D-amino acids

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Amino acids can exist in two stereoisomeric forms, D-amino (dextrorotatory) and L-amino (levorortatory)[1]. Most amio acid exist in the L-isomer form in living organisms. However in recent years with major technological advancements in science D-isomers have also been found in living things[2]. D-isomers are mainly found in bacteria in the peptidoglycan cell wall.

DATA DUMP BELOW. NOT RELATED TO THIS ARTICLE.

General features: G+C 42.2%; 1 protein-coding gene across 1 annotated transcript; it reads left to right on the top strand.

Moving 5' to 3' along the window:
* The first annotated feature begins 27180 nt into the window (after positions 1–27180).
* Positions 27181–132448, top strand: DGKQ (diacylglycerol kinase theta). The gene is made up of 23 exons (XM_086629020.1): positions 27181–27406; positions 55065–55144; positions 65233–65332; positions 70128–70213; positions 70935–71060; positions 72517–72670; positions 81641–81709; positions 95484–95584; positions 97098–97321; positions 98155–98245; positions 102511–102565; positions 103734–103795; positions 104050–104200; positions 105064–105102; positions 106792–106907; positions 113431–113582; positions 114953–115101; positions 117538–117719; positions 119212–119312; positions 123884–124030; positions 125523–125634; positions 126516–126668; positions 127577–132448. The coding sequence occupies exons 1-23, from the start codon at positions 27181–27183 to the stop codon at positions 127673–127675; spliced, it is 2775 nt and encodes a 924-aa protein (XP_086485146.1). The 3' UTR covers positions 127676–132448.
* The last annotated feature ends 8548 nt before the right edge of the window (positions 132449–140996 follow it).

D-alanine and D-glutamine are the main components in the peptidoglycan cell wall and can be associated with antibiotic resistance in bacteria[3].


  1. Hardin J, Bertoni G, Kleinsmith L.J. Becker's World of the Cell, 8th ed. : Benjamin Cummings;
  2. Polluzioni L. A World in the Mirror: D amino acids. http://www.d-aminoacids.com/Introduction/introduction.html (accessed 3 December 2016).
  3. Polluzioni L. A World in the Mirror: D amino acids. http://www.d-aminoacids.com/organisms/organisms.html (accessed 3 December 2016).
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